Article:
The Web Gallery is quite impressive, with four different available views: Grid, Mosaic, Carousel, and Slideshow. Grid is much like the standard iPhoto interface – an index page of resizable images. Mosaic will be instantly familiar to Flickr users, and Slideshow is rather self explanatory. Carousel is very similar to iTunes’ Cover Flow view. You can see the features in action in our Test Gallery.

The gallery also looks quite good on the iPhone, although it doesn’t get the fancy interface of the standard gallery. Instead, the iPhone .Mac Web Gallery interface is strikingly similar to that of the iPhone’s Photo application, with the pictures appearing as thumbnails on a white background. Tapping on a thumbnail brings up a large view of the picture, along with simple forward, back, and play buttons.

As mentioned above, the iPhone now has a “Send to Web Gallery” option in its Photos application’s options menu. Once our gallery was published, we took a picture with an iPhone, and tapped the “Send to Web Gallery” option.



image A list of our Web Galleries appeared, so we selected the Test Gallery, and a new email message appeared, ready to send the photo to the gallery’s email address. In this respect, the process felt very much like using a Flickr magic email.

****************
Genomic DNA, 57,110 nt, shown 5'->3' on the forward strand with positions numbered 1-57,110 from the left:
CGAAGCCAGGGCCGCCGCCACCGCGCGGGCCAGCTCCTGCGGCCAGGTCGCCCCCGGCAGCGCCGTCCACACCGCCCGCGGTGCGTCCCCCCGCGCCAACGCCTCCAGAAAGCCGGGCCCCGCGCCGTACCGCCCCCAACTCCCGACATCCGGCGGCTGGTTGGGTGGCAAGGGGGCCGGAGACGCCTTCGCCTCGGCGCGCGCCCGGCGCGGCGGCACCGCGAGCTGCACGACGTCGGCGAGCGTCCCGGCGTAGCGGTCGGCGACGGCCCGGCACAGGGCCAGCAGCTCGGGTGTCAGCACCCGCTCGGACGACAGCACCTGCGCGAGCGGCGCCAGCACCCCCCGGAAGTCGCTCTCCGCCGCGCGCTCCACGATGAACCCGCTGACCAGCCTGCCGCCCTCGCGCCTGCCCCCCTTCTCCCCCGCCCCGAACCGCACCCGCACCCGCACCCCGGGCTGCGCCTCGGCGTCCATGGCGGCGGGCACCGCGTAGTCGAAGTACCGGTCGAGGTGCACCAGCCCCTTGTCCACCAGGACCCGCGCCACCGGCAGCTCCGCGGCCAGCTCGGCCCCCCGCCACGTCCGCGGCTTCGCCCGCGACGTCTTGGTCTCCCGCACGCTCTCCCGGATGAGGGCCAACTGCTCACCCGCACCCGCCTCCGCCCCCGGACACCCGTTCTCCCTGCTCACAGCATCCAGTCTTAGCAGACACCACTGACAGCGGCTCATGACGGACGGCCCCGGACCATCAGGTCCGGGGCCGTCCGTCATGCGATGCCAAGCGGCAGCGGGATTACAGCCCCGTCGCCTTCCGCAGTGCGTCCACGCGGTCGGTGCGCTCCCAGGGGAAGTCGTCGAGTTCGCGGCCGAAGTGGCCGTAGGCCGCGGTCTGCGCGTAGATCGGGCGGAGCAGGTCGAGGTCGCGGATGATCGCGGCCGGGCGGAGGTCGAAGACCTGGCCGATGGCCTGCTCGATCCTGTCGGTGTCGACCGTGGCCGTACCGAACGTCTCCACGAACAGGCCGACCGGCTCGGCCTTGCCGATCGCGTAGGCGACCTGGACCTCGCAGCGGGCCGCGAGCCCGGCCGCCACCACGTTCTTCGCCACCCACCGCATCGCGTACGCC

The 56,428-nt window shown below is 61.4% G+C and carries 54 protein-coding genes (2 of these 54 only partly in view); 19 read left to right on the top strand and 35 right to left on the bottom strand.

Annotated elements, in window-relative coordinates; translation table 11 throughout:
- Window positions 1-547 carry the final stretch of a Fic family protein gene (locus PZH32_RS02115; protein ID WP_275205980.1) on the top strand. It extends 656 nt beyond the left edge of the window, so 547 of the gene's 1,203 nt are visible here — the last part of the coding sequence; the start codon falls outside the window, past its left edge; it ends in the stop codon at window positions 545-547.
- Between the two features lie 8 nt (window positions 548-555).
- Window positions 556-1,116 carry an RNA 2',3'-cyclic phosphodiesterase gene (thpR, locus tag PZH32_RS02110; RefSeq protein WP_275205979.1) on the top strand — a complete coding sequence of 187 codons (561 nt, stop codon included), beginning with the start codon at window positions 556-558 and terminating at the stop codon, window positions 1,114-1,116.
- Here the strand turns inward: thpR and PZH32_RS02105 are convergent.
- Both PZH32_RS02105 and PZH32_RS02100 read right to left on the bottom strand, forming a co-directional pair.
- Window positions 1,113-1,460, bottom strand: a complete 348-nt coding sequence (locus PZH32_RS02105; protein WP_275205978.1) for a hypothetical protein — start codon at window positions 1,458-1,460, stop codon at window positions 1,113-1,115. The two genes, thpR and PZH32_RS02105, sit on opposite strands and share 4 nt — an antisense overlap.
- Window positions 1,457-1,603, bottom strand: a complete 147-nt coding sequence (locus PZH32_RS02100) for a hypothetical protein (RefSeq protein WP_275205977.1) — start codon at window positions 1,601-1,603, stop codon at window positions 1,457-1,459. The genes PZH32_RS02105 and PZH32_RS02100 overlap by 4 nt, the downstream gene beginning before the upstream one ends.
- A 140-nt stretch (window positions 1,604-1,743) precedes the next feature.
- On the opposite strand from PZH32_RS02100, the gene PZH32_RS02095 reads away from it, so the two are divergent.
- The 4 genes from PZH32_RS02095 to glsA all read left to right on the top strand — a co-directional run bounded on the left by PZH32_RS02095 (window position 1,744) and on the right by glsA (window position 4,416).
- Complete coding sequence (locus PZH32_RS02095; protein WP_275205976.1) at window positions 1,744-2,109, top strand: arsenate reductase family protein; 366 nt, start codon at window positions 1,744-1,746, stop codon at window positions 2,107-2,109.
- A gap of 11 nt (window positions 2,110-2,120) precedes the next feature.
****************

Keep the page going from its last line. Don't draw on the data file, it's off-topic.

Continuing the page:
Also of note is the fact that the iPhone we used to upload the photo also happens to belong to the .Mac account holder. When we tested this feature with an iPhone not associated with this .Mac account, we received a message on the iPhone’s screen: “None of your .Mac accounts have been configured for posting from mobile devices. You must first enable this feature on the .Mac website.” Visiting our gallery using another iPhone let us view the pictures; we could only upload by sending a separately-composed e-mail to the address .Mac sends out to our preferred recipients.